To say that the Partition was a tragedy is an understatement that barely does justice to the millions of people whose lives were torn apart by the specter of imperialism. For countless Indians, it serves as a painful memory of the friends and family they lost as well as the homes that they were forced to flee.
It is this profound sense of loss that designer Iara and their team attempted to channel with their collection — 'Mohajir'. We spoke to Iara, who let us in on how they conceptualized the garments and weaved in themes of displacement and grief while paying tribute to those who were and continue to be affected by the Partition.
Tell us a little about this project.
The narrative of being internally displaced within one's own mind and mourning personal losses, as exemplified by the countless narratives, represents a story that is both familiar and overlooked.
Mohajir, delves into the successive generations that endured the tragic disintegration that took place in 1947 and the partition of Punjab, drawing intriguing parallels between the concept of grief and individual generational experiences.
My collection sheds light on the tales of partition through the encounters of five generations of a family, each of which correlates to one of the five stages of grief.
Describe your creative process and the purpose with which you create.
I often see my garments as a canvas to narrate the countless stories unheard, lost in time. I use fashion as a medium of self-expression and often do not limit my garments to being just something that's worn. I want them to be things that are talked about, to break the barriers of conventional story telling and bring in a fresh new perspective. Deconstruction is a constant theme surrounding my garments as it challenges the traditional methods of garment construction and puts forward a brand-new perspective for individuals to work with.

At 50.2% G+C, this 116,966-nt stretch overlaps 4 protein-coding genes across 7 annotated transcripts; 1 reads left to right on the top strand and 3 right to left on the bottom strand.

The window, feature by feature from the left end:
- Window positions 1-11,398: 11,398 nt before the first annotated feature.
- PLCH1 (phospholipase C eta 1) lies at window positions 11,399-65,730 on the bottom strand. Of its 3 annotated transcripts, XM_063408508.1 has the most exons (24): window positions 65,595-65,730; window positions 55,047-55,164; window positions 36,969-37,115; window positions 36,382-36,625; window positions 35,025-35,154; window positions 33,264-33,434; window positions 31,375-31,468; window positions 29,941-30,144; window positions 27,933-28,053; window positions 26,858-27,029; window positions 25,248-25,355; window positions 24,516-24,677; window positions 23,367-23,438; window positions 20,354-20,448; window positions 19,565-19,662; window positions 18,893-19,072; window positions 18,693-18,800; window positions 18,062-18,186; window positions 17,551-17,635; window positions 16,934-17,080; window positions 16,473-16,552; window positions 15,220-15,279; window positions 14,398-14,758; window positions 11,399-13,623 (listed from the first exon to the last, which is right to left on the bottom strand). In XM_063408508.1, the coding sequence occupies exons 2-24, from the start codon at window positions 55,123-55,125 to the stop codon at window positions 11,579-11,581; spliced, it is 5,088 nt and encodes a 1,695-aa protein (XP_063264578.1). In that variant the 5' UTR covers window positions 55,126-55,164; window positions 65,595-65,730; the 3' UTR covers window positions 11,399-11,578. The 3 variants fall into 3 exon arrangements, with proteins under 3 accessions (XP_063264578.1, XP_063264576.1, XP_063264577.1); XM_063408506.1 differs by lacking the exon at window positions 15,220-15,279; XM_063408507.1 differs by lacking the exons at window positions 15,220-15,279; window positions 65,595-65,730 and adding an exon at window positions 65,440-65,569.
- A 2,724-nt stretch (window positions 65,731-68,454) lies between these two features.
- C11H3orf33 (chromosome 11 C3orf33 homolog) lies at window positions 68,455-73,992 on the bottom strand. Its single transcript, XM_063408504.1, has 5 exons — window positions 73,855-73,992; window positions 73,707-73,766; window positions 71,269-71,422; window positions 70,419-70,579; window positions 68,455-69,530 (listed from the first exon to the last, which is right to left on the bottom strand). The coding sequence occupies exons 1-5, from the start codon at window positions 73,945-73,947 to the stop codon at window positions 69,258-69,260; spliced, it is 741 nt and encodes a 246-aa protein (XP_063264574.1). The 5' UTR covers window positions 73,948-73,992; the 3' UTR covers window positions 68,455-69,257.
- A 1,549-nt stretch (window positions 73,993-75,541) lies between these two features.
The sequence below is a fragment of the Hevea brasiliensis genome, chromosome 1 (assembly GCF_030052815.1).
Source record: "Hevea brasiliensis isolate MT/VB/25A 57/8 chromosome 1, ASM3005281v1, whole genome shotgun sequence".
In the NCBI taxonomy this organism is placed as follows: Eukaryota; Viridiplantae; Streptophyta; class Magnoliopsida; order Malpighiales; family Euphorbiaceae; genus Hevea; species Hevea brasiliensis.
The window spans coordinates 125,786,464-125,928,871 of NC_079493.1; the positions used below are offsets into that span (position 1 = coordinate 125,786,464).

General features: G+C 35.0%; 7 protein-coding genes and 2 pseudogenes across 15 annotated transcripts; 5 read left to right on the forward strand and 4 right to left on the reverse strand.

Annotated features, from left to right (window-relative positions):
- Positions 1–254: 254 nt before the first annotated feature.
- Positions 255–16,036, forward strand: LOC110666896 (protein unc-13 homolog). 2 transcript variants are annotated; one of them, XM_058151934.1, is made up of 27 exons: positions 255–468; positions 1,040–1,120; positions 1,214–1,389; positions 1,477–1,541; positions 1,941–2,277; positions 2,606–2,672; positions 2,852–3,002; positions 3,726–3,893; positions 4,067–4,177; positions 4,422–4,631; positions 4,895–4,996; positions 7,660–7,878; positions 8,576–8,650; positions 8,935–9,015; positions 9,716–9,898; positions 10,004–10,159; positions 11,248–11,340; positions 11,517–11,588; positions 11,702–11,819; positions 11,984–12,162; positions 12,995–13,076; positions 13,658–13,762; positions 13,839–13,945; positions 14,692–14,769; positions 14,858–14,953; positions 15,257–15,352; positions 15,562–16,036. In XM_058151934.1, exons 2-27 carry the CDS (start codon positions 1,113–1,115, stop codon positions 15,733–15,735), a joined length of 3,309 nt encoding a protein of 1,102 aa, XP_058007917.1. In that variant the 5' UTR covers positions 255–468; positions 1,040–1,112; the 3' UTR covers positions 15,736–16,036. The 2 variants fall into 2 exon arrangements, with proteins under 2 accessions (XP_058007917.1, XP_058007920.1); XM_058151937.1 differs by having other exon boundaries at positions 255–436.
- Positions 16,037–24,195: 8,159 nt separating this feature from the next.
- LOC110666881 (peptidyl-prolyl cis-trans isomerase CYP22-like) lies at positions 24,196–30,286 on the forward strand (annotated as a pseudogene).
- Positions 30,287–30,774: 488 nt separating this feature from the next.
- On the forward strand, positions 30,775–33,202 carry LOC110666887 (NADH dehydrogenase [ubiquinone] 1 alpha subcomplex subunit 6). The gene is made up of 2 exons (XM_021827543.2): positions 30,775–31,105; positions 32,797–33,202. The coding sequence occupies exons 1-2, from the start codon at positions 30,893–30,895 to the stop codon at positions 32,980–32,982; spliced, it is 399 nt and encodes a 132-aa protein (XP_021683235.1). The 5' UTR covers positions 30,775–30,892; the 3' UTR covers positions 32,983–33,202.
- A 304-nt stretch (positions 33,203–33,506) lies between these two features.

What are some of your biggest inspirations over the years of your artistic career?
For this particular collection, I have drawn inspiration from two of the most iconic fashion designers known for their unique sense of style — YOHJI YAMAMOTO and PROFESSOR.E. Their distinct methods of garment construction and over the edge silhouettes have contributed to being a significant part of my collection.
History has also played an important role in my upbringing and to a certain extent has shaped my creative process. I often find myself going back in time to draw inspiration as it has so much to offer and learn from.
What are some things you learned while putting this project together?
There were many such things that i came across but the most significant one would the beautiful history of phulkari and how a mother would pour her soul into making a piece of phulkari for it to be a significant part of her daughters wedding trousseau. She would start the process as soon as a daughter was born and would continue it till her wedding preparations. I have tried to portray it through a fresh new perspective in my final ensemble using computerized knitting and by blending in abstract art forms along with a non-traditional color palette.
Another one that i would like to mention would be the poem written by the famous poet, Faiz Ahmad Faiz, 'Subh -e- Azadi', which beautifully narrated the aftermath of the Partition and documents in some detail, his personal experiences, and how it fails to justify the losses we had to bear. This poem has been the foundation for my design collection and was my starting point.
Who are some artists who are currently on your radar?
Kaavish, a Pakistani Indie band known for their beautiful classical music and Arsalan, a digital artist known for their unique representation of South Asian culture.
Garments, Styling, and Art Direction - @whos.iara
Photography & Editing - @fr4sr
In Frame - @mihirr_gg @sharanshettyyyy, @smruthi__ @kshitijrhtkr, & @param.suru
Hair & Makeup - @tisshmaa & @farzeen._.balsara
You can follow Iara here.